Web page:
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Shopping in Kirkgate Market

The famous Kirkgate Market on Vicar Lane, in the centre of Leeds, is one of the largest indoor markets in Europe. With hundreds of market stalls filled with fresh foods, cosmetics, clothing, music and knick-knacks, the market is a lively destination in the heart of Leeds. Locals come here to buy groceries, enjoy a cup of coffee or chat with the fishmonger.

The market was first held in 1822 at Briggate, one of Leeds’ large wide shopping streets. After years of searching for a suitable location, the market finally found a permanent home in 1857 on the corner of Vicar Lane and Kirkgate. With 35 indoor stores and 44 outdoor stalls, the market immediately made a name for itself. In 1884, this is where Michael Marks opened his Penny Bazar, the little shop that would later become the world-famous chain Marks & Spencer. Today there is still a ‘heritage stall’ of the M&S chain, among hundreds of other colourful shops including Jamie Oliver's Ministry of Food.

The charming Kirkgate Market
The charming Kirkgate Market

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A market with international appeal

The success of the market was largely due to Mr Tilney, the Borough Commissioner at the time. In 1850, he had big plans for the market, envisioning a hall with international appeal, where vendors and shoppers from across the UK would gather. Inspired by the original Crystal Palace built in London's Hyde Park, the market soon became the great pride of Leeds. And it still is today, thanks to innovative contributions by architects and developers. In 1891-1895, a domed glass roof was built to connect the old building to the new section. In 1894, a refrigerated area was completed in order to process fresh fish, and in 1899 a meat market and abattoir were added.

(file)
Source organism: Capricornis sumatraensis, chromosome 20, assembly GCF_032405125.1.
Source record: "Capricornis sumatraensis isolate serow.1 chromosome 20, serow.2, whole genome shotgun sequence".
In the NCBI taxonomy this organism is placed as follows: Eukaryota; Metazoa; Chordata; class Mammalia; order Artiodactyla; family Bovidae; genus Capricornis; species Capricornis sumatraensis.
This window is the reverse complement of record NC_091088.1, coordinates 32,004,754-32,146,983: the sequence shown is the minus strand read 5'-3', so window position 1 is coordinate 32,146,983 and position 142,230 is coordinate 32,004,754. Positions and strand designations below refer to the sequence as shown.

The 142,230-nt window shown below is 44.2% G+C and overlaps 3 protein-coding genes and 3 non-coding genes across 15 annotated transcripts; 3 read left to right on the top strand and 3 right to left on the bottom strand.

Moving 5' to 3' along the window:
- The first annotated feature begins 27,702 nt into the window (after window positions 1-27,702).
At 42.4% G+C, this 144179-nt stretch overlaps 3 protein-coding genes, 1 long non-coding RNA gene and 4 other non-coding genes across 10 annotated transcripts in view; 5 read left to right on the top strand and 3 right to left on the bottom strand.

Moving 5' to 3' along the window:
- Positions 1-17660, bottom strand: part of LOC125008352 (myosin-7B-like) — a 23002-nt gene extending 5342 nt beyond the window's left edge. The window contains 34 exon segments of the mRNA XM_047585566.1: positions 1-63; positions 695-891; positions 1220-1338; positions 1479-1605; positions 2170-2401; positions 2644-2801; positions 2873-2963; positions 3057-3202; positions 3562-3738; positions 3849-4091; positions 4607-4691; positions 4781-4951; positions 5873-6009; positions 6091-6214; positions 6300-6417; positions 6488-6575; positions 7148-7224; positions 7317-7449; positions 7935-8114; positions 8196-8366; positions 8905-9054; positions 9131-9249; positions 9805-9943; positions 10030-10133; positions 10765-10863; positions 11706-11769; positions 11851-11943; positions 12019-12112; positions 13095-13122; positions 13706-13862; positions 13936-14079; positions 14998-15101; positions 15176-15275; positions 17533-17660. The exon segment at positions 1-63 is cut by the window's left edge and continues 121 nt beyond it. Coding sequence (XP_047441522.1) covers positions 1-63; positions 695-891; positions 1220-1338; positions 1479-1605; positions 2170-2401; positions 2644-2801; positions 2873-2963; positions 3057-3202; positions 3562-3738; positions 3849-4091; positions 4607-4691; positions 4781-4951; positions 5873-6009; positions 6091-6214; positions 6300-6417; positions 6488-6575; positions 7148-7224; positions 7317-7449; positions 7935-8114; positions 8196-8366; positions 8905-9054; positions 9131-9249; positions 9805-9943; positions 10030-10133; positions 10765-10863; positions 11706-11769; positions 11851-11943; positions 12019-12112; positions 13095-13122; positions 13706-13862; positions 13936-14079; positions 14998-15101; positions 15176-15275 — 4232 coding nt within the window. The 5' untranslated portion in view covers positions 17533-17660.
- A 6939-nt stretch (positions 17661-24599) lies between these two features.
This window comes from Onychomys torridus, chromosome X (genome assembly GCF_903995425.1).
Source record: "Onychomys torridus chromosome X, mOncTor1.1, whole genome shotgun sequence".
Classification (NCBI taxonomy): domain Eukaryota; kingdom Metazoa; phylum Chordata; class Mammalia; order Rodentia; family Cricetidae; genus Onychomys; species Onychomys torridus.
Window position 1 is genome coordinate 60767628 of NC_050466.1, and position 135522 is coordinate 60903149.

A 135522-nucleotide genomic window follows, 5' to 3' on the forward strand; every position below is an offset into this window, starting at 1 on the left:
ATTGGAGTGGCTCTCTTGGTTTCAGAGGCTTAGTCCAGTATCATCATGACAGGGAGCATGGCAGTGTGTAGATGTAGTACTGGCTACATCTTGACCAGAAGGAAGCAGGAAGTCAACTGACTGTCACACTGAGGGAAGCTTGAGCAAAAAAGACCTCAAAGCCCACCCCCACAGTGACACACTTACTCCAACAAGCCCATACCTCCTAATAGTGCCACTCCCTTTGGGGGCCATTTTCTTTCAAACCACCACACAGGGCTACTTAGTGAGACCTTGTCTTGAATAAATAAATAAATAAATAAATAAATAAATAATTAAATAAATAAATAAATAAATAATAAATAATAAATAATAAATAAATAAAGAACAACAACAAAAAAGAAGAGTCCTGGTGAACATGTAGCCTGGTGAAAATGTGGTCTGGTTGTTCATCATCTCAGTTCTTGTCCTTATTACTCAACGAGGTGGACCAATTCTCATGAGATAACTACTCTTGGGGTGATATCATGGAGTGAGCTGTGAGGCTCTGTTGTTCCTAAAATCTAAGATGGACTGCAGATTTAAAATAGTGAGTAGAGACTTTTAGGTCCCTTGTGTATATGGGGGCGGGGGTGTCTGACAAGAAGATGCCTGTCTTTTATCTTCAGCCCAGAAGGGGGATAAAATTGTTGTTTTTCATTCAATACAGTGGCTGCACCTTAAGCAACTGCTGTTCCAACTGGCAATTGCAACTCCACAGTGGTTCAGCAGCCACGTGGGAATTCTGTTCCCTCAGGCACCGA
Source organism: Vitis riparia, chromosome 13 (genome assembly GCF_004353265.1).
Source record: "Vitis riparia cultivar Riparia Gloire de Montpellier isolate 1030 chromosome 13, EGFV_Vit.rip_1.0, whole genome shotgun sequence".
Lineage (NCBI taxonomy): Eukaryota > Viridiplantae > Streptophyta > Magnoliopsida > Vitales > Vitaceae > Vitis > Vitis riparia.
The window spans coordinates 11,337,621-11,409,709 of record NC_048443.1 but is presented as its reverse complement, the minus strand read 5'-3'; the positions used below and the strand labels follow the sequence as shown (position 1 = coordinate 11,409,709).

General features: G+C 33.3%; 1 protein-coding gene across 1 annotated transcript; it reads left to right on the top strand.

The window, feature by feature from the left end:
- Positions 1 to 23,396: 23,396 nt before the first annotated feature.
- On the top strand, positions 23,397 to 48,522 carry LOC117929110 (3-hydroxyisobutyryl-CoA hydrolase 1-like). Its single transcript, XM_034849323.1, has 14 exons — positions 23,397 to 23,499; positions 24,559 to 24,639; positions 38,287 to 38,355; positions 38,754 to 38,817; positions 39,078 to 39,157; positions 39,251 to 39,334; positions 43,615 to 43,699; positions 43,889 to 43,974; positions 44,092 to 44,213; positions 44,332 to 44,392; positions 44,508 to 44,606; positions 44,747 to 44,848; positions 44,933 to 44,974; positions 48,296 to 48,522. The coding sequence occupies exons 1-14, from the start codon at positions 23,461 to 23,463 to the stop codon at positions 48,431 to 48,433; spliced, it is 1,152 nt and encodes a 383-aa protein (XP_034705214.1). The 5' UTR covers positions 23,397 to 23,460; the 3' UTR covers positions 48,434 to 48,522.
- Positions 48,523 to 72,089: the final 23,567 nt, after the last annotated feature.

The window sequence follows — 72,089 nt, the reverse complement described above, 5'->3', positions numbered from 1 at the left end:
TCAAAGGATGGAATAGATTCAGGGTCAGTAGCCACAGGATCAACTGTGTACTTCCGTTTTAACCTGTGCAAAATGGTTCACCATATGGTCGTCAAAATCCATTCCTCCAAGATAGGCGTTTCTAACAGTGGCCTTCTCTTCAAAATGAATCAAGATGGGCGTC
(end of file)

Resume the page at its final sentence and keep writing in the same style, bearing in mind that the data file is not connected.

Browsing the fun market stalls

Like a phoenix risen from the ashes

In 1975 a fire destroyed most of the steel and glass building. There were no casualties, but merchants had to watch their hard-earned businesses go up in flames. Fortunately, the front section from 1904 and the landmark glass roof were spared, and after a few days of hard work the market reopened its doors to the public. The original vaulted structure, the stones and pinnacles at the entrance have been restored.


The market continues to be a landmark monument. The impressive Edwardian building is now on the list of 'special architecture of historic interest'. It has a Grade 1 listed building status, which the United Kingdom gives only to buildings of extraordinary historic importance.

The market hall roof

Photo credits

  • Browsing the fun market stalls: Nicholas Smale, Flickr
  • The market hall roof: KJG that’s me, Flickr